However, this eventuality took a backseat to the joy surrounding their impending nuptials.

Now, though, it seems this decision could cost them.

Not only were there no official discussions about transferring firehouses, but Sullivan and Andy have yet to disclose their relationship to anyone.

They may not technically violate the departmental rules by being married, but they still have to let the higher-ups know what’s going on.

That misstep could have been overlooked, if not for Sullivan breaking protocol.

While things could have been worse if more people died, Sullivan will most likely find himself in hot water for his actions.

It’s even possible he could be held accountable for Pruitt’s death, as Sullivan abandoned his post and left Maya in charge, who was powerless to stop Pruitt.

It’s quite a mess Mr. and Mrs. Sullivan have found themselves in.

So instead of going on their honeymoon, they’ll be facing an inquistion.

Elsewhere, Jackson and Vic got a crash course lesson in how to work with an ex, which can have just as many pitfalls as being in a relationship with that person.

Their situation is a little different as Jackson and Vic weren’t working together when they dated.

Vic: Seriously, this is not weird for you, working together?
Jackson: Vic, why would it be?
Ben: Because you dated her.
Jackson: I’ve literally worked with anyone I’ve ever dated.
Vic: And you don’t sleep together… accidentally?
Jackson: If I sleep with an ex, it’s not an accident.
Ben: Kinda feels like I shouldn’t be here.
Vic: No, he shouldn’t be here.

Jackson’s presence at Station 19 is recent as he has agreed to help Ben in the PRT on his days off.

What this has translated into so far is awkward run-ins, a lot of unresolved sexual tension, and some witty banter.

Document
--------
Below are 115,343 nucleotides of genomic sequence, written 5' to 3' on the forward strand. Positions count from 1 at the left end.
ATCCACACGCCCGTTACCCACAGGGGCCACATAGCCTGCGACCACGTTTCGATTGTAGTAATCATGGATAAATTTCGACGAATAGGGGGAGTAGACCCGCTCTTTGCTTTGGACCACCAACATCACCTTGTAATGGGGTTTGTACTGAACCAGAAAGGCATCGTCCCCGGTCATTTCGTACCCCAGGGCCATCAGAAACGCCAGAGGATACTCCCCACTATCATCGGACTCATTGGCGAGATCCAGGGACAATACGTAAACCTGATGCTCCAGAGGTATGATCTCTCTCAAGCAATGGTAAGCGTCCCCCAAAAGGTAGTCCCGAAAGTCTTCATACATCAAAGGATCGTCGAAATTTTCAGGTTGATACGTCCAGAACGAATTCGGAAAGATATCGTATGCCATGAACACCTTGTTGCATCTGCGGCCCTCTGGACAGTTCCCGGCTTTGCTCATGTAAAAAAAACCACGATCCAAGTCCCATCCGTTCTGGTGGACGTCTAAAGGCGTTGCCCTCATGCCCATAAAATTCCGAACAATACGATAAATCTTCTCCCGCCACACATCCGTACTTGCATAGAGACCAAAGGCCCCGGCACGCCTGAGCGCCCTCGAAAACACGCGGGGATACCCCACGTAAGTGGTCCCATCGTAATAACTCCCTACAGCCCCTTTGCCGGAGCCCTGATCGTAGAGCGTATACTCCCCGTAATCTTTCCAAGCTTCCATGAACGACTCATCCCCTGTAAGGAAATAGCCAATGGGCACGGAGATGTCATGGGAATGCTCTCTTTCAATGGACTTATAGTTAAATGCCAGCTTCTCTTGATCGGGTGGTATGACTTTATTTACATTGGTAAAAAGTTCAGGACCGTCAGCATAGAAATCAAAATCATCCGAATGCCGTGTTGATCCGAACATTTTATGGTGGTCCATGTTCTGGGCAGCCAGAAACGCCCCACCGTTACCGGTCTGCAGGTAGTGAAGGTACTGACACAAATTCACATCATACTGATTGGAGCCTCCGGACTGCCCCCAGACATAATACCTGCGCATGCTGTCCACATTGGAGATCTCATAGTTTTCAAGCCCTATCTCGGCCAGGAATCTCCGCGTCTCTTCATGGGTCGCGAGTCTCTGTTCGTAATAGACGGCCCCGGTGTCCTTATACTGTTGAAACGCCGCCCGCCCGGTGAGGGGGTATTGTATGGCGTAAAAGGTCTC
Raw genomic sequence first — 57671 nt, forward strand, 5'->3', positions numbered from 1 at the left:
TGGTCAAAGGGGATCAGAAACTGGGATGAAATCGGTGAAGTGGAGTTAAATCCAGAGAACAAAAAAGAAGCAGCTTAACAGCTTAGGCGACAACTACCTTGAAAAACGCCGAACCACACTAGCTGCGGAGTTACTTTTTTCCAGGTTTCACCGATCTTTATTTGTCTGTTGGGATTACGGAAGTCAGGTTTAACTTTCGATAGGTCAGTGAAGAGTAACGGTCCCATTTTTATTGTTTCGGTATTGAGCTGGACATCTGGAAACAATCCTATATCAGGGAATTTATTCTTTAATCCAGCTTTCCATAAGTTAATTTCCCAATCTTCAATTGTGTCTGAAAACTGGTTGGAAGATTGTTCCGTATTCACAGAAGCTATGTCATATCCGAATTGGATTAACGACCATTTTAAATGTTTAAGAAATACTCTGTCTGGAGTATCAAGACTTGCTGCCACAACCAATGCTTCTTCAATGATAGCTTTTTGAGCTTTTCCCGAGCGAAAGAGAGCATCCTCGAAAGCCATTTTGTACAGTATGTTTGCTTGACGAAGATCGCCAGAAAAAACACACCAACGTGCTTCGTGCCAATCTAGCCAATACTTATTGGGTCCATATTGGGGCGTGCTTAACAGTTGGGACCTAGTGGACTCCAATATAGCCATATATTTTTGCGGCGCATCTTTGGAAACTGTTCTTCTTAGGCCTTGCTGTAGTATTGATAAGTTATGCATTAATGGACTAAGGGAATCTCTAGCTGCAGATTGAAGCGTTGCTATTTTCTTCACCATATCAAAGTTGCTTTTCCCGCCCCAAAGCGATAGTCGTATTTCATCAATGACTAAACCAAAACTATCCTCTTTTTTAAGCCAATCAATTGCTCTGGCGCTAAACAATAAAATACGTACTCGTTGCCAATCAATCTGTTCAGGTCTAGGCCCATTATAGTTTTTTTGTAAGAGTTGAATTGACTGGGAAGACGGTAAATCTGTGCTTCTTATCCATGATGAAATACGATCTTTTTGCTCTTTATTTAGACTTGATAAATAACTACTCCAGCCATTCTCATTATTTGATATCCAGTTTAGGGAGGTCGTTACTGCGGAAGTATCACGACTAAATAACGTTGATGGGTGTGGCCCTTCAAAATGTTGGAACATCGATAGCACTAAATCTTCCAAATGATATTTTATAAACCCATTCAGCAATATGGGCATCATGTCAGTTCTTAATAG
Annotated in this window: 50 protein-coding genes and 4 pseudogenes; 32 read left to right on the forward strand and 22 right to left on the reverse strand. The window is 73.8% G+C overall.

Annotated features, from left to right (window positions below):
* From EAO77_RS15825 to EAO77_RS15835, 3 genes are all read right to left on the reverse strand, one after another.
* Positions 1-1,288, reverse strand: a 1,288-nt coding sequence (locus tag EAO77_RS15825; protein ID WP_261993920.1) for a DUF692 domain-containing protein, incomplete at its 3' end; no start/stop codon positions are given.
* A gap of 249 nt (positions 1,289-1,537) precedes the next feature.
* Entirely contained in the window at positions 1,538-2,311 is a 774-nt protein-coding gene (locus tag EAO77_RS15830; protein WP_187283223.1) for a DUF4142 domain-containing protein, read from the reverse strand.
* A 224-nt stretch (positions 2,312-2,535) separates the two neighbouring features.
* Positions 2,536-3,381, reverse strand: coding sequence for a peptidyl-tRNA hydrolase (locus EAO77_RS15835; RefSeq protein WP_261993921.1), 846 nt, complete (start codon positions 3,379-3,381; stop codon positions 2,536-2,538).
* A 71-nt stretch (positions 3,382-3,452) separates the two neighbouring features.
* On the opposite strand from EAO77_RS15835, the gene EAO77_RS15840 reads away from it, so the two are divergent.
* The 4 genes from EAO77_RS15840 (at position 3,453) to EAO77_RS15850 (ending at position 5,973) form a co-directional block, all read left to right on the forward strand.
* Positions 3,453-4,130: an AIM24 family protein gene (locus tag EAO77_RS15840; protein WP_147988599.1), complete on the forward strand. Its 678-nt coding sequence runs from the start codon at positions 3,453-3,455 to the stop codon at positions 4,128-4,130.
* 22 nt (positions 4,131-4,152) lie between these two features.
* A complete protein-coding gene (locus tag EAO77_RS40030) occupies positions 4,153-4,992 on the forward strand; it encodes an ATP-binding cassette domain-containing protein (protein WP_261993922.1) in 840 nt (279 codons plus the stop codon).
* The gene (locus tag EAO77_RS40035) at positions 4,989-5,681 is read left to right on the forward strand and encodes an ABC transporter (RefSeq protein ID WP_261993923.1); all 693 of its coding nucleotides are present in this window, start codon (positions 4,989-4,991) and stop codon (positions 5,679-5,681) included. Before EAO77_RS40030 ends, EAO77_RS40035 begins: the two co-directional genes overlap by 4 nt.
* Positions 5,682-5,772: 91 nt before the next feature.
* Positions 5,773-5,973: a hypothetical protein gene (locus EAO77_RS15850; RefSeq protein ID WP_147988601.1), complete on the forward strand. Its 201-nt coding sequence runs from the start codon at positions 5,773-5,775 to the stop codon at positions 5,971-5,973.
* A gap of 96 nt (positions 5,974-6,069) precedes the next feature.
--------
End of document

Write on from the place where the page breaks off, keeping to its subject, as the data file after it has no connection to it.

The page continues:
However, things aren’t going to stay light forever, as Jackson experienced his first wave of anxiety when Vic was in danger.

The doctor has always known what Vic did for a living, but this was one of the first times he saw for himself firsthand.

There’s a difference between knowing your girlfriend runs into burning buildings than seeing her coming out of one with a badly burned man.

All of these signs point to Jackson and Vic potentially rekindling their relationship.

While I’m not against it outright, I hope this doesn’t turn into a love triangle between Vic, Dean, and Jackson.

Dean is still figuring out he feels about Vic, which is fine, but trying to shove another love triangle down viewers’ throats would not be appreciated.

However, since this takes place in the Grey’s Anatomy universe, love triangles are par for the course.

I guess we’ll just have to wait and see what happens.

Some stray thoughts:

  • I hope the series will further explore what it means for Dean to be a firefighter as a single father. Until this episode, he never realized what would happen to Prue if he died. The thought of leaving his daughter without a father is terrifying, thus explaining why he froze during the call.

    It’ll be interesting to see how he balances his job and parenthood, especially now since he’s been made aware of the inherent dangers.

  • Travis and Emmett are still on the rocks, and I find myself not caring that much. A secret affair is one thing, but this weird limbo they’re is boring. They either need to make a go of it or stop altogether, though it could be said that’s what Travis is trying to do but Emmett won’t let him.

So what did you think Station 19 Fanatics?

Did you see Pruitt’s death coming?

How much trouble will Sullivan be in?

Don’t forget to hit the comments and let me know your thoughts. If you happened to miss the latest episode, remember you can watch Station 19 online at TV Fanatic.

Jessica Lerner is a staff writer for TV Fanatic. Follow her on Twitter.